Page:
By Julian Mack, CEO and co-founder of Threshold Sports.

There’s a danger when you get the chance to address an illustrious audience of HR directors that you reach for the crutch of management blurb usually in comforting three word phrases – delivering key objectives, returning on investment, moving the needle.  You want to sound clever.  Influential.  It’s natural.

The theory from eminent scientists/academics like Dame Carol Black is that an engaged workforce is more productive*. George Osborne has breathed new life into this debate as he cites productivity as the new economic battleground.  But how do we achieve this engagement?  How do we help our people to push above and beyond the norms in the service of the organisation?

One way to drive and measure engagement is to galvanise your people off their chairs, away from the their screens to take on a challenge that takes them out of their comfort zone. I’m talking about a central outdoor challenge that pushes people to prepare and train together, regardless of rank, pushes them beyond their normal limits, raises funds for causes dear and unifies the organisation around a common, non-financial objective.  Get the blood pumping to build the culture.  Simple, actionable, relatively inexpensive, tangible.

With thoughtful design and attentive support every step (or pedal turn) of the way, everyone can engage in the action regardless of ability or disability.  This is widespread, integrated, inclusive, blood thumping culture building with measurable results.

The organisations that do this type of stuff (Deloitte, Mitie, Bupa, Dixons Carphone, Vodafone), as part of a more proactive and preventative approach to healthcare and employee engagement, see massive gains in how people feel about working for them.  The loyalty scores rise.  The sense of wellbeing rises. The sense of purpose improves.  The organisation becomes, for a few moments, during the actual challenge, a tiny bit vulnerable (events carry an element of risk), and then a whole lot more human.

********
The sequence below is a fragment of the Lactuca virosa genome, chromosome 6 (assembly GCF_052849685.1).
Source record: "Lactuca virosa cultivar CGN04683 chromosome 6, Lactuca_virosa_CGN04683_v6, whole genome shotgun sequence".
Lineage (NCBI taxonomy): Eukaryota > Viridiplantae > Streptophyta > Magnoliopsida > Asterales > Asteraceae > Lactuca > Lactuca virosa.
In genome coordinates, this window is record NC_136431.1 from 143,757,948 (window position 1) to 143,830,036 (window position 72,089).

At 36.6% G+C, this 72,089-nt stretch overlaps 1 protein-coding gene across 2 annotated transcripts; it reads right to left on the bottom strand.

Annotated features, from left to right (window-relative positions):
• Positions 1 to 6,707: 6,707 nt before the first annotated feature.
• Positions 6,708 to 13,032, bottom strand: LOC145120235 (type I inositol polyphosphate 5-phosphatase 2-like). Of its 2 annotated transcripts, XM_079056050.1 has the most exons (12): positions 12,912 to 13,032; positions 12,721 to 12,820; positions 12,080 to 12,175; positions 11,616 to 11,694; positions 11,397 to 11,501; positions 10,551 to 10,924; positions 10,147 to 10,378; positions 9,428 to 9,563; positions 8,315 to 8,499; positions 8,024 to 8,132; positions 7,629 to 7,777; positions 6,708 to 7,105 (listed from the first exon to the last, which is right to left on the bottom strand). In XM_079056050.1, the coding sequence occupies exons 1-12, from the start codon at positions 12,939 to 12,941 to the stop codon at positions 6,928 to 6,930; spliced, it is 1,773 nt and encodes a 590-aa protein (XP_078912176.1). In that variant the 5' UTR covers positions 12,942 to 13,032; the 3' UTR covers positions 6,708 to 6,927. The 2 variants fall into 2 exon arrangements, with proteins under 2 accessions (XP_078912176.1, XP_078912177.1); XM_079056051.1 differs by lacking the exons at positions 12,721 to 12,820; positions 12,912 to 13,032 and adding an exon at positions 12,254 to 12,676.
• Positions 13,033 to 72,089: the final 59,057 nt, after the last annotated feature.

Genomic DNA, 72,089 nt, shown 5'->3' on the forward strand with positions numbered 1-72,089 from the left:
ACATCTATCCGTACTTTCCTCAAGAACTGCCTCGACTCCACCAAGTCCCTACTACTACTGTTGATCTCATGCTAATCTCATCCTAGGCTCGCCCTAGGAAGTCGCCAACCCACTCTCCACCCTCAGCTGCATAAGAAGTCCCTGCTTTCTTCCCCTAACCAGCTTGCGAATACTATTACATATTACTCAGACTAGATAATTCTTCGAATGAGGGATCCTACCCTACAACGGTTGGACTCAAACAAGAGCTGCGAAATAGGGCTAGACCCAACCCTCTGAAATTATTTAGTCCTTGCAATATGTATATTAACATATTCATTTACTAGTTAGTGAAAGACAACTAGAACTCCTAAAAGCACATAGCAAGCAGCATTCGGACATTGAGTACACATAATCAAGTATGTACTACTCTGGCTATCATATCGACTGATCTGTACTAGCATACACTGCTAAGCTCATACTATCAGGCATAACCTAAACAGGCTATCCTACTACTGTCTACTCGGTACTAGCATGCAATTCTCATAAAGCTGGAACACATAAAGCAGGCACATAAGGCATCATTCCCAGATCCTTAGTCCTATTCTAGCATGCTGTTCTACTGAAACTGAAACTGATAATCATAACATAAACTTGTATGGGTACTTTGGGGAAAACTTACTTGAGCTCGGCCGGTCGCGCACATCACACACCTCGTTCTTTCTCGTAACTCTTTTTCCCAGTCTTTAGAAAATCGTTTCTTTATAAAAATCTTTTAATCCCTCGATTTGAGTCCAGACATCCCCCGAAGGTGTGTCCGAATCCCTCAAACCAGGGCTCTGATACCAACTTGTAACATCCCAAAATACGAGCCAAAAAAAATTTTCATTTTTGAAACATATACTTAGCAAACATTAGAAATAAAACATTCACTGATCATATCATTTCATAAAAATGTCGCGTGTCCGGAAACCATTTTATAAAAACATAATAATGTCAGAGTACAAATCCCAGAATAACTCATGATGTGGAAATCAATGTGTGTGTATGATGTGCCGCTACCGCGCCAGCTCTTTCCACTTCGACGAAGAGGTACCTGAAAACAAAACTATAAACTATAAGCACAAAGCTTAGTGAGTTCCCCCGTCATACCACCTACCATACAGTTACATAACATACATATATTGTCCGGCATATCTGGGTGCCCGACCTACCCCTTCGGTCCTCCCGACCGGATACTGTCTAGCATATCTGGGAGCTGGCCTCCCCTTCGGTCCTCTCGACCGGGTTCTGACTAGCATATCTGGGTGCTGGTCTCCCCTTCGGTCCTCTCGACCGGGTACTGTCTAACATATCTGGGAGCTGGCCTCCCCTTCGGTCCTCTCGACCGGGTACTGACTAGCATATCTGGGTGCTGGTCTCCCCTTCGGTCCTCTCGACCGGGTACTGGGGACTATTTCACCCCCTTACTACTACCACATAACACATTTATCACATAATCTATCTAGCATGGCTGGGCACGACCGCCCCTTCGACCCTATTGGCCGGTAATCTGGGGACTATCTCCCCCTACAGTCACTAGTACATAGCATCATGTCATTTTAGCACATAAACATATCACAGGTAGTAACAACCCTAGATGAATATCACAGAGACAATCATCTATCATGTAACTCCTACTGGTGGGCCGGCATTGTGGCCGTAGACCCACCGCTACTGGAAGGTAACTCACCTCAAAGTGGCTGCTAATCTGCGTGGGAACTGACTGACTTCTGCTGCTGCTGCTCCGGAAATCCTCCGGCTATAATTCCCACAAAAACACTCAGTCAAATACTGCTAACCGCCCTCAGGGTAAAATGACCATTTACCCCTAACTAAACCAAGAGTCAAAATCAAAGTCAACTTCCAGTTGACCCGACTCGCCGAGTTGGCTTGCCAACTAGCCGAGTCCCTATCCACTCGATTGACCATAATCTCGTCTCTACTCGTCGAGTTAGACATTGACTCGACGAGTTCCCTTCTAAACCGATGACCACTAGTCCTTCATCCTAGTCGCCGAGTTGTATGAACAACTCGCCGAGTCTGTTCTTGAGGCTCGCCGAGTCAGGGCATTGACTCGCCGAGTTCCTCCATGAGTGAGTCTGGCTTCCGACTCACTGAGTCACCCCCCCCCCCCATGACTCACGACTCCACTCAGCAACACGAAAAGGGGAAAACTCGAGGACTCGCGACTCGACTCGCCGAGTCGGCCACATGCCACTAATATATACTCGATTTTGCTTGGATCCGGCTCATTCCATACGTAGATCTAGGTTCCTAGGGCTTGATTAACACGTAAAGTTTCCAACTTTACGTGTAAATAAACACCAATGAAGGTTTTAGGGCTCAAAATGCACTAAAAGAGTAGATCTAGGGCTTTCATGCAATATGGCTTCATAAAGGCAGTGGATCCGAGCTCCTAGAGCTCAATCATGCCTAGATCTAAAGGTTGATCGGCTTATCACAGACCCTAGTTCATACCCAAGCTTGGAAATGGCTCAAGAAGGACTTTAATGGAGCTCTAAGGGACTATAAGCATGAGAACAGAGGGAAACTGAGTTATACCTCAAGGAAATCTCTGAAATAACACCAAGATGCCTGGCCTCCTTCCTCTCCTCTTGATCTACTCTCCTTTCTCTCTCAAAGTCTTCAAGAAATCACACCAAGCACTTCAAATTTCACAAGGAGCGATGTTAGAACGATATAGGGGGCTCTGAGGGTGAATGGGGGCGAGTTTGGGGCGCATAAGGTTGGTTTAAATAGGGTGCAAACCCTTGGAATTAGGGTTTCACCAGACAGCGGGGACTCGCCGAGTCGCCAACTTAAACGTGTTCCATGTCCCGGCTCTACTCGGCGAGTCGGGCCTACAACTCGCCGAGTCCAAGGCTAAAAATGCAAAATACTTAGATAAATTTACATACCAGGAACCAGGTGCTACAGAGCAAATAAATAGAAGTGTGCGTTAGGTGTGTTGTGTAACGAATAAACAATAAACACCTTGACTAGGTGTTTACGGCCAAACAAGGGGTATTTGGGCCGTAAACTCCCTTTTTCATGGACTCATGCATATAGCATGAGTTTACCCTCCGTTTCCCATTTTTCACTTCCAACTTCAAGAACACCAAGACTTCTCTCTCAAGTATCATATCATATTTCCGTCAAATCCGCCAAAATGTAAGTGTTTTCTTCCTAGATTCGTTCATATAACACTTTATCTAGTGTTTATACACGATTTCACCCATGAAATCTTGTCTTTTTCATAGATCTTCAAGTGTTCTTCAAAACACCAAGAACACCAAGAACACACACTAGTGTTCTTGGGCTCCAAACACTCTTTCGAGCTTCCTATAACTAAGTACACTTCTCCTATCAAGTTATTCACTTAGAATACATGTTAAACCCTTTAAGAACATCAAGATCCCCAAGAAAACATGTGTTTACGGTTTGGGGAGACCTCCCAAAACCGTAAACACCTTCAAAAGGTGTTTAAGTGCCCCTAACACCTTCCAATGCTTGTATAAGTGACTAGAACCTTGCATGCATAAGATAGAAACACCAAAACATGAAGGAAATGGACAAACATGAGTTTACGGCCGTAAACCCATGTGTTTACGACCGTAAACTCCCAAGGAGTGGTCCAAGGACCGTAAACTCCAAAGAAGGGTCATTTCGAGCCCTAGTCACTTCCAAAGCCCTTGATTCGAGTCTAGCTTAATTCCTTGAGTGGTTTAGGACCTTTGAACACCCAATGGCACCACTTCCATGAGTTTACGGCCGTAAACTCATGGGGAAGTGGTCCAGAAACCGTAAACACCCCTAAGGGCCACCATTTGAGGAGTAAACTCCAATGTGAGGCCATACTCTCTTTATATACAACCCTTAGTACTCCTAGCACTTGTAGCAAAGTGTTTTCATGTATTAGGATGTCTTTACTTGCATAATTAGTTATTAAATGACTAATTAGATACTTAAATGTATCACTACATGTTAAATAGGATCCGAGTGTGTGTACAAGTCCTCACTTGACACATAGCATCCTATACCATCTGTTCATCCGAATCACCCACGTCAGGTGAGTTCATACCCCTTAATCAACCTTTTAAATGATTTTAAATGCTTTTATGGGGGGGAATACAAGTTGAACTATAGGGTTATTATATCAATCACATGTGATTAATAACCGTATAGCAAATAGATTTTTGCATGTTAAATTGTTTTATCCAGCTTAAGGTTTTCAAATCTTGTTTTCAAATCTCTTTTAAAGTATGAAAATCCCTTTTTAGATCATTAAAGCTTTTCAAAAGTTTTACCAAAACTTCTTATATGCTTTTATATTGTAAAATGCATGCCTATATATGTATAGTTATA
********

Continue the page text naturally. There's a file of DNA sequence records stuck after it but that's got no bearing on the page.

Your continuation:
Research from Deloitte after 5 years leading the Ride Across Britain cycling challenge, supports my belief that these types of initiatives are proven engagement drivers.

Deloitte’s involvement with the Ride enabled them to move away from being seen as a purely London-based firm and engage their workforce throughout 22 different locations across the UK. Not only that, but 80% of Deloitte employees taking on the challenge confirmed they felt a much closer bond with colleagues as a result of the challenge.

As well as staff engagement levels improving, well-being has been cemented into the culture with 78% of Deloitte participants inspired to exercise regularly following the challenge. This initiative has been a resounding success story and played a substantial role in improving the culture within Deloitte.

Increasingly, employees and especially the millennial generation are seeking a more flexible, dynamic work culture. Sometimes, it’s in the personal stories: for example Dixons Carphone’s ‘Average to Awesome’ initiative. A great story of a company wanting to encourage employees to lead healthier lifestyles and therefore be more productive. They chose a handful of the more sedentary employees to complete an arduous two day 100km ultra marathon. Through training for the challenge, the employees developed unity, motivation, determination and ultimately respect, that standard team bonding exercises could only dream of accomplishing.

Sometimes, it’s in how companies and their employees can impact local communities or charitable causes: for example the £1.5 million that Deloitte has helped to raise for the British Paralympic Association through its annual cycling challenge.

The benefits also manifest themselves externally in the way their clients regard them. For example, 90% of non-Deloitte participants felt their perception of Deloitte changed as a result of the firm’s association with Ride Across Britain. They saw the more human side of the accountancy firm by understanding Deloitte’s relationship with disability sport, through their support of the British Paralympic Association. This even led to Deloitte securing substantial work after one client’s perception of the firm was changed so significantly.

It says something special about the Vodafones, Mities, Bupas, Ciscos and their cultural philosophy that they get stuck in to this type of activity and encourage their people to get away from the spreadsheet to prepare and be ready for the challenge of a lifetime.  Seeing Vodafone’s Head of Foundation, Andrew Dunnett, buy a round of giant cappuccinos for all rank and file in a remote Devon teashop sends a message about the culture that a thousand corporate emails could never achieve.

It’s no coincidence that those companies and their CEO’s who invest in this and a holistic approach to engagement and well-being, outperform the market average.

* C. Black, Working for a Healthier Tomorrow: Review of the Health of Britain’s Working Age Population, 2008